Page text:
What is your favorite American Historical Film? Tell us in the comments below or on Facebook and Twitter.

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The Best Of The Last

Portlandia Goes Out With A Bang

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The end is near. In mere days Portlandia wraps up its final season, and oh what a season it’s been. Lucky for you, you can watch the entire season right now right here and on the IFC app, including this free episode courtesy of Subaru.

But now, let’s take a moment to look back at some of the new classics Fred and Carrie have so thoughtfully bestowed upon us. (We’ll be looking back through tear-blurred eyes, but you do you.)

Couples Dinner

It’s not that being single sucks, it’s that you suck if you’re single.

Cancel it!

A sketch for anyone who has cancelled more appointments than they’ve kept. Which is everyone.

Forgotten America

This one’s a “Serial” killer…everything both right and wrong about true crime podcasts.

Wedding Planners

The only bad wedding is a boring wedding.

Disaster Hut

It’s only the end of the world if your doomsday kit doesn’t include rosé.

Catch up on Portlandia’s final episodes on demand and at IFC.com

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Your Portlandia Personality Test

The New Portlandia Webseries Is Going Your Way

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Carrie and Fred understand that although we have so much in common, we’re each so beautifully unique and different. To help us navigate those differences, Portlandia has found an easy and honest way to embrace our special selves in the form of a progressive new traffic system: a specific lane for every kind of driver. It’s all in honor of the show’s 8th and final season, and it’s all presented by Subaru.

Ready to find out who you really are? Match your personality to a lane and hop on the expressway to self-understanding.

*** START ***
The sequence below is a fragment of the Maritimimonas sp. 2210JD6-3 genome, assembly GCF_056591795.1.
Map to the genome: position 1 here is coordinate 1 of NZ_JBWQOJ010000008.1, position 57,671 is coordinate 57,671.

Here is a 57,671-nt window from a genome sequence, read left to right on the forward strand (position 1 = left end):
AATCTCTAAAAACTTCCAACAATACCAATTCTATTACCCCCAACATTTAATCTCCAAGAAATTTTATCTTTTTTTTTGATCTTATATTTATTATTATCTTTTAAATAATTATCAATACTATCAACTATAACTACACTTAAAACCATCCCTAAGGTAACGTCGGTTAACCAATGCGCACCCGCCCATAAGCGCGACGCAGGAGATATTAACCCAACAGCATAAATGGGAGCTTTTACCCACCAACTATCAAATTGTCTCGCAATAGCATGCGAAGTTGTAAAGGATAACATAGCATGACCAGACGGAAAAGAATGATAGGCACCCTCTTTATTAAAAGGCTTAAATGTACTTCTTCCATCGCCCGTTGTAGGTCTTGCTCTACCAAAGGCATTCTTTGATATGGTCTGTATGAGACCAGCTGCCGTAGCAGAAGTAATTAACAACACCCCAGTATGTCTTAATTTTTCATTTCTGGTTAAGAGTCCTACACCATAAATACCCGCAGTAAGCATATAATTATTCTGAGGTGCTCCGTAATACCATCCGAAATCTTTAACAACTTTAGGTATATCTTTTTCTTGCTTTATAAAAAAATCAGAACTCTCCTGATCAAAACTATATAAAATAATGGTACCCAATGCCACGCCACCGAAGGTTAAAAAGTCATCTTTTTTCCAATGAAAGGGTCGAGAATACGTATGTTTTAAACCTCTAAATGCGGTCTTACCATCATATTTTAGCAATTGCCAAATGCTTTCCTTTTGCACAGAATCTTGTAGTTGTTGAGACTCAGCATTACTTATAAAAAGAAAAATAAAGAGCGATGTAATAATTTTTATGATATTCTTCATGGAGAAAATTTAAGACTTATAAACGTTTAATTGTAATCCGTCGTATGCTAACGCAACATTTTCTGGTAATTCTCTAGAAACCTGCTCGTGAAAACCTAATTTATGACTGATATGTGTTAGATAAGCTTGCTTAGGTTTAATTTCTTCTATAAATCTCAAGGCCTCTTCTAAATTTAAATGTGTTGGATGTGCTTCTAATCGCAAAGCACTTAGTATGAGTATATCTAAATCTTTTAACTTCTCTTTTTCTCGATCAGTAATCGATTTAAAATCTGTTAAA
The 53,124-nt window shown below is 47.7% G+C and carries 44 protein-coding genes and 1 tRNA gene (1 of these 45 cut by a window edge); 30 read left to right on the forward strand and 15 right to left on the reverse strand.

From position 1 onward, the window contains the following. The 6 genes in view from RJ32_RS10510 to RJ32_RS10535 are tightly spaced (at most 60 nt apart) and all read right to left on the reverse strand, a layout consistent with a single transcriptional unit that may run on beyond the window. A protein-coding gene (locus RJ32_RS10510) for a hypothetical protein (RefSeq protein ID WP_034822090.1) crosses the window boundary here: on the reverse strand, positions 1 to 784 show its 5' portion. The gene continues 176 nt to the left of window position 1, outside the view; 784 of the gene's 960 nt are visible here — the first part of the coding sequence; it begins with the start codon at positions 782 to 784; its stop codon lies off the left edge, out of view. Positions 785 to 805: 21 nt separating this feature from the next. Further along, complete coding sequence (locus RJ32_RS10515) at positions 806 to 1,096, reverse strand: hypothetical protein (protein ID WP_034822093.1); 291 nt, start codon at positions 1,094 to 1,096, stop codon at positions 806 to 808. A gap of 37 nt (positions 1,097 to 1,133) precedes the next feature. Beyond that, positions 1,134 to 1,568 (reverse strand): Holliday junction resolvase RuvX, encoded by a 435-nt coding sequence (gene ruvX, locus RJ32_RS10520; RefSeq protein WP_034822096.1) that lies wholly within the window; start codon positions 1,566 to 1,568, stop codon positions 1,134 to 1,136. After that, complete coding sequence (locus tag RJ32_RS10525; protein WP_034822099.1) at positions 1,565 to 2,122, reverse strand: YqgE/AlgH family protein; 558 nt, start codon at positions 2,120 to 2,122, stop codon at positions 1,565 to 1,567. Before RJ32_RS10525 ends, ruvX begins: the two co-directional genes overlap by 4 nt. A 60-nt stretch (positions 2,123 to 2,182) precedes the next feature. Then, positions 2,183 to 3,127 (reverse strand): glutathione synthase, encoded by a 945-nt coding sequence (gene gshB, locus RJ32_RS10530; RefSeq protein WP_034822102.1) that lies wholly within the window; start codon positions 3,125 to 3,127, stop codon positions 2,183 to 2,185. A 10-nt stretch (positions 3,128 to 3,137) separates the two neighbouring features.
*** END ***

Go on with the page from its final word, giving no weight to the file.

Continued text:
Lane 10: Trucks Piled With Junk

Your junk is falling out of your trunk. Shake a tail light, people — this lane is for you.

Lane 33: Twins

You’re like a Gemini, but waaaay more pedestrian. Maybe you and a friend just wear the same outfits a lot. Who cares, it’s just twinning enough to make you feel special.

Lane 27: Broken Windows

Bad luck follows you around and everyone knows it. Your proverbial seat is always damp from proverbial rain. Is this the universe telling you to swallow your pride? Yes.

Lane 69: Filthy Cars

You’re all about convenience. Getting your car washed while you drive is a no-brainer.

Lane 43: Newly Divorced Singles

It’s been a while since you’ve driven alone, and you don’t know the rules of the road anymore. What’s too fast? What’s too slow? Are you sending the right signals? Don’t worry, the breakdown lane is nearby if you need it.

Still can’t find a lane to match your personality? Check out all the videos here. And see the final season of Portlandia this spring on IFC.

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Last-Minute Holiday Gift Guide

Hits from the '80s are on repeat all Christmas Eve and Day on IFC.

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GIFs via Giphy, Photos via The Everett Collection

It’s the final countdown to Christmas and thanks to IFC’s movie marathon all Christmas Eve and Christmas Day, you can revel in classic ’80s films AND find inspiration for your last-minute gifts. Here are our recommendations, if you need a head start:

Musical Instrument

Great analog entertainment substitute when you refuse to give your kid the Nintendo Switch they’ve been drooling over.

Breakfast In Bed

Any significant other or child would appreciate these Uncle Buck-approved flapjacks. Just make sure you’re not stuck on clean up duty.

Cocktail Supplies

You’ll need them to get through the holidays.

Dance Lessons

So you can learn to shake-shake-shake (unless you know ghosts willing to lend a hand).

Comfy Clothes

With all the holiday meals, there may be some…embigenning.



Get even more great inspiration all Christmas Eve and Day on IFC, and remember…